The Holy Grail of Migraine Medications? (1/3) – CGRP Blockers
With the three newest migraine drugs specifically designed for migraine prevention released this year, is this new class – CGRP blockers the holy grail of migraine medications? We have divided learning about the CGRP blockers into a three-part series. Today we will look at an overview of the CGRP blockers.
Calcitonin-gene-related peptide (CGRP) is a small molecule that is synthesized in our nervous system throughout the brain and other parts of the body to act as a chemical messenger between different cells. Since its discovery in 1982, CGRP has been demonstrated to play an integral role in migraine pathophysiology. The current theory explaining the cause of migraines is the dysfunction of the brain stem, which regulates pain sensations and blood vessel tone.
The activation of the CGRP pathways during a migraine attack causes the amplification of pain sensations and the dilation of blood vessels. The link between CGRP release and migraines has been demonstrated in early studies where researchers saw an increase in plasma concentration of CGRP levels during an acute migraine attack and a decrease in plasma concentration of CGRP levels during migraine abortive treatments. Additionally, when patients who were prone to migraine attacks were given an infusion of CGRP, it triggered migraine-like headaches.
Two kinds of anti-CGRP medications (oral vs mAbs):
Oral anti-CGRP medications called “-gepants” were initially developed and tested in the early 2000s but the discovery of liver toxicity with its use caused many drug companies to stop pursuing this class of drugs.
In clinical studies, gepants demonstrated comparable efficacy to triptans and was found to have minimal adverse cardiovascular symptoms unlike triptans, making gepants a good alternative for those who cannot use triptans for cardiovascular problems. Gepants are still being developed for acute migraine treatment. There are currently three gepants in development: atogepant, ubrogepant, and rimegepant.
With many drug companies halting the development of gepants, the use of monoclonal antibodies (mAbs) to target CGRP molecules and its receptors were developed. Monoclonal antibodies are proteins that uses the immune system to target specific molecules inside your body. Currently, there are four anti-CGRP mAbs that have been developed, galcanezumab, eptinezumab, erenumab, and fremanezumab.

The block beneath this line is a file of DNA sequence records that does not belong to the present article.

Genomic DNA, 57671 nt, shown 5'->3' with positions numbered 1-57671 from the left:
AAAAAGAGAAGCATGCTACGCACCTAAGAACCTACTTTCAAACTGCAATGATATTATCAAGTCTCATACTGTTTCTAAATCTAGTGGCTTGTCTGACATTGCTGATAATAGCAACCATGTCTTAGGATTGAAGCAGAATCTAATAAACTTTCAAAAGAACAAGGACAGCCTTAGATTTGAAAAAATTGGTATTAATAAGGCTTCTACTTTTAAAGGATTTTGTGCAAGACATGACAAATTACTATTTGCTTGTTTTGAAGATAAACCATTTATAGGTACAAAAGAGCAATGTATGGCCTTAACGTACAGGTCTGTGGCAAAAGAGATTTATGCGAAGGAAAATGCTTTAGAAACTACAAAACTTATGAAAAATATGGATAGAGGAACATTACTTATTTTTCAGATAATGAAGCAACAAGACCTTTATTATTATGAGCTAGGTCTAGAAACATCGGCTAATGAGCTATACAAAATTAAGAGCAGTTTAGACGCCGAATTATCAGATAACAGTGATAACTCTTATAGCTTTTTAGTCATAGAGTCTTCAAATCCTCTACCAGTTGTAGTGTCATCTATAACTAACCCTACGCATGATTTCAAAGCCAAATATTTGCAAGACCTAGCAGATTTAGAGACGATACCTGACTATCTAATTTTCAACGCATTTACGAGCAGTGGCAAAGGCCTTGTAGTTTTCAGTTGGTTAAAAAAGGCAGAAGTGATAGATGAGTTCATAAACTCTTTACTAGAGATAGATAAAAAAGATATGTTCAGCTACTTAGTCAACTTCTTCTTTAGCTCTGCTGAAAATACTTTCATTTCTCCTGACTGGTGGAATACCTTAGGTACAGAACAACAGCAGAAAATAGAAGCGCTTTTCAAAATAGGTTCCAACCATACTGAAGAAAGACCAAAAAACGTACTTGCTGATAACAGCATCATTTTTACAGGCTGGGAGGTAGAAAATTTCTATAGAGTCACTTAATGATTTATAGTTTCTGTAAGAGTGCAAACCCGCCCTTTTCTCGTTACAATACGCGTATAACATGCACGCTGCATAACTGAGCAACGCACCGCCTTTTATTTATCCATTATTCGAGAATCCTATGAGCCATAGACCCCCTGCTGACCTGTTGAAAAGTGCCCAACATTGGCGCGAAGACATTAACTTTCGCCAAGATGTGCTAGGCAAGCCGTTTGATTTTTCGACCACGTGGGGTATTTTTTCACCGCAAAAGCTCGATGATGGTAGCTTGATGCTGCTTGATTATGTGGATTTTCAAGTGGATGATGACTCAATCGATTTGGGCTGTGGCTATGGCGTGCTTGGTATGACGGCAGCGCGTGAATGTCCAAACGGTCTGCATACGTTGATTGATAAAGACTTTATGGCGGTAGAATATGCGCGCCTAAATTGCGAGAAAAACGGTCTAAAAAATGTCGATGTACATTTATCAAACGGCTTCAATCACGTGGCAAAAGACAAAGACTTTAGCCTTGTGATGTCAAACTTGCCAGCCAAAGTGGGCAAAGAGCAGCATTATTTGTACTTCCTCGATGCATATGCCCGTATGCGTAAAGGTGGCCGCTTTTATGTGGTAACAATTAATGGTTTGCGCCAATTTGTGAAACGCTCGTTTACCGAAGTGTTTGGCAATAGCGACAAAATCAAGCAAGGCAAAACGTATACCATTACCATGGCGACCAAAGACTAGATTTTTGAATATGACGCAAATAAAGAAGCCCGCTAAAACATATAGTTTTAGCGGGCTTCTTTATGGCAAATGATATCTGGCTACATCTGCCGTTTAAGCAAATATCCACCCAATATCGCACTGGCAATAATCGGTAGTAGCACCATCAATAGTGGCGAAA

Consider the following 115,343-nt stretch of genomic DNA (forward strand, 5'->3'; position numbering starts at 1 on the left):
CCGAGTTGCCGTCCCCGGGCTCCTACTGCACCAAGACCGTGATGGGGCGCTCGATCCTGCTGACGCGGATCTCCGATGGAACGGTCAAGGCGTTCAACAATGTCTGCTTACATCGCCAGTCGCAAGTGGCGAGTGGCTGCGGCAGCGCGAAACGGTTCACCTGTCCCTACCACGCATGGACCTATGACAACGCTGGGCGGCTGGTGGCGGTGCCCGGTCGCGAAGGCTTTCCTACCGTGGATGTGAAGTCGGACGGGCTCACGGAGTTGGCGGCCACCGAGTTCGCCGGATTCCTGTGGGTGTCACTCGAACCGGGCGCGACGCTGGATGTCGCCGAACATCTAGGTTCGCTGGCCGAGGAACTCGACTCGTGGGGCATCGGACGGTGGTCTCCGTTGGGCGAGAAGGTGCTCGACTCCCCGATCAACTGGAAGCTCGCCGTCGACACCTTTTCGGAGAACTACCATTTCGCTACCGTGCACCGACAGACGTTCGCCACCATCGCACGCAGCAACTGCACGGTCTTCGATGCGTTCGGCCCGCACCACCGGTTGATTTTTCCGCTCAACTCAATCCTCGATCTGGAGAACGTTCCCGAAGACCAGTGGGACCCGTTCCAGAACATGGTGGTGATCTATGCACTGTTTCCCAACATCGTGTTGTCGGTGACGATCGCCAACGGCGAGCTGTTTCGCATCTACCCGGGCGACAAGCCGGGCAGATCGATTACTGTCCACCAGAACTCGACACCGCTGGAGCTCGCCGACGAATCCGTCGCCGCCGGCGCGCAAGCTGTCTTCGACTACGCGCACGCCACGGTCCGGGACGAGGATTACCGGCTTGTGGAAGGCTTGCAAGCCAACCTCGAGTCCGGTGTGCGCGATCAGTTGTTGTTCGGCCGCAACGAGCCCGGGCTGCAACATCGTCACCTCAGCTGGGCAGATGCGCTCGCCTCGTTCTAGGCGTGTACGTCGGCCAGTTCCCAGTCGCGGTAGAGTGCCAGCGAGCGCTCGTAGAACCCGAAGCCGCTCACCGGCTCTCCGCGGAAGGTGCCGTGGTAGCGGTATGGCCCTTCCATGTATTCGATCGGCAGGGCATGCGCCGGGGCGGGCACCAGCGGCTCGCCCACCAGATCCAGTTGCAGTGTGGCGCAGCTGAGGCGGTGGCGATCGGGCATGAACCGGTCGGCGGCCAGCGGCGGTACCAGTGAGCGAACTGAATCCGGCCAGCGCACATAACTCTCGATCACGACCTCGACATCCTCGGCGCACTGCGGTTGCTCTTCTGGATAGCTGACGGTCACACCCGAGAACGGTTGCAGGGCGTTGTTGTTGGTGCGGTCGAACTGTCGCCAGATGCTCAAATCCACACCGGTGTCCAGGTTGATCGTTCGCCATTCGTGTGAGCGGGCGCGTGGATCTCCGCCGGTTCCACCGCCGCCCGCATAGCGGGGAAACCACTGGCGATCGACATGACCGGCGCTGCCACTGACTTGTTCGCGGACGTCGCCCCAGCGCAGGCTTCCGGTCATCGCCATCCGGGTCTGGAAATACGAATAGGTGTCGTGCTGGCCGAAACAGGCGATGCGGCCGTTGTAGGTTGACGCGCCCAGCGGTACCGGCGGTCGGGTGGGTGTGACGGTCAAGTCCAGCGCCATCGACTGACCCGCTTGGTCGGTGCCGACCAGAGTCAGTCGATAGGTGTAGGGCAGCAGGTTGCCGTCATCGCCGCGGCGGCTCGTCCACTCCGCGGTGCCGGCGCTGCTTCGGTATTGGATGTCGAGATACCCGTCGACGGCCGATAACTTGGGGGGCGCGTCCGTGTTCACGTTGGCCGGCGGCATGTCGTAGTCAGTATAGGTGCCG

Out of these four, three are now available in the US market under the brand name Aimovig™, Ajovy™, and Emgality™ .
Differences between the anti-CGRP drugs
The second article of this series of three dedicated to the new preventative migraine medications – the anti-CGRPs- will be posted early next week, so stay tuned!
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Mitsikostas DD and Reuter U. Calcitonin gene-related peptide monoclonal antibodies for migraine prevention: comparisons across randomized controlled studies. Curr Opin Neurol. 2017;30:000-000. doi: 10.1097/WCO.0000000000000438
Edvinsson L, Hannes KA, Warfvinge K, Krause DN. CGRP as the target of new migraine therapies – successful translation from bench to clinic. Nat Rev Neurol. 2018;14(6):338-350.
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Aimovig™ [package insert]. Thousand Oaks, CA; Amgen; Published May, 2018. https://pi.amgen.com/~/media/amgen/repositorysites/pi-amgen-com/aimovig/aimovig_pi_hcp_english.ashx
Ajovy™ [package insert]. North Wales, PA; Teva Pharmaceutical USA, Inc; Published September, 2018. https://www.ajovyhcp.com/globalassets/ajovy/ajovy-pi.pdf
Villalón CM, Olesen J. The role of CGRP in the pathophysiology of migraine and efficacy of CGRP receptor antagonists as acute antimigraine drugs. Pharmacol Ther. 2009;124(3):309-323. doi:10.1016/j.pharmthera.2009.09.003
Rosenfeld MG, Mermod JJ, Amara SG, et al. Production of a novel neuropeptide encoded by the calcitonin gene via tissue-specific RNA processing. Nature. 1983;304:129-135. doi:10.1038/304129a0
Emgality™ [package insert]. Indianapolis, IN; Eli Lilly and Company; Published September, 2018. http://pi.lilly.com/us/emgality-uspi.pdf